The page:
The time to be killing NJ spotted lanternfly eggs is right now
It’s the pretty part of spring when there’s still a slight chill at times and it hasn’t gotten too warm. This is also known as the spotted lanternfly is about to hit the fan period.
The invasive species, which destroys all kinds of agriculture including crops and trees and is particularly drawn to trees of heaven and maple trees, first showed up in the United States in 2014 in Pennsylvania. Not many took them seriously that first year or two despite the warnings.
Now they’re covering most of the mid-Atlantic states. Last year many were even convinced they had already evolved into better hoppers and flyers, thus better at avoiding being crushed to death by a shoe or shot down by a salt gun.
Those salt guns can be fun. Here’s one in action in slow-mo.
But you can kill them right now before the eggs even hatch and you’d be doing all of New Jersey a huge favor. Again, these things are an invasive species that destroys agriculture and hurts the economy and the state of New Jersey wants everyone to do their part and wipe out as many as possible.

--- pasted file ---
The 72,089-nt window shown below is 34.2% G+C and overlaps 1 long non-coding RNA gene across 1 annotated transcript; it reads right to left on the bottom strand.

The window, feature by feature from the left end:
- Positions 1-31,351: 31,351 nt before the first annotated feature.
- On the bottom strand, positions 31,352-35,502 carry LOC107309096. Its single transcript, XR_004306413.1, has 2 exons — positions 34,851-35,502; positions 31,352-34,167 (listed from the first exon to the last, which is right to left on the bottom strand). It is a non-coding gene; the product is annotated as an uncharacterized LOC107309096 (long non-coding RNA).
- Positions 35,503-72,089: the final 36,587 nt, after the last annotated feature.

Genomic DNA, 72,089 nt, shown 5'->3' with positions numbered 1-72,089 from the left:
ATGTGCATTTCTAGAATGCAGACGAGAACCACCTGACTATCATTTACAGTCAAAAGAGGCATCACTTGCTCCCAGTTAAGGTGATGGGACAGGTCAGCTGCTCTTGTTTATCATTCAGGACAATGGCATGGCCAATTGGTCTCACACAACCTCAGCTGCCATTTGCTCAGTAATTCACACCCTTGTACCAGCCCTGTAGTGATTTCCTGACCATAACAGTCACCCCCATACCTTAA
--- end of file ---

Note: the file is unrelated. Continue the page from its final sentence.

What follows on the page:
Once the warm weather hits they will hatch, then it’s game on. It’s much easier to check your property right now and if there are egg masses, destroy them.
Here’s a primer on how to tell if you have spotted lanternfly eggs. Certainly scope out tree surfaces for a mass of what looks like unevenly-spread mortar, but these can be on many other surface as well including grills, cars, outdoor furniture, etcetera.
An egg mass is usually roughly an inch long and maybe 3/4 of an inch wide and resembles a gray blob of mud or cement. Just one of these can contain dozens of eggs.
They say you can use a paint scraper or a spatula or even a credit card to pry these egg masses off the surface then just throw it into an airtight Ziplock bag with rubbing alcohol or liquid hand sanitizer inside, seal it, and put it in the garbage. You can also crush these masses but experts are finding the rubbing alcohol bag technique to be most effective.
Killing the eggs before they hatch can save you from using a spray in vain like this nightmare at the entrance of a Jersey City apartment building.
Don't wait for these little bastards to bring the war to us. Bring it to them first.
Opinions expressed in the post above are those of New Jersey 101.5 talk show host Jeff Deminski only.
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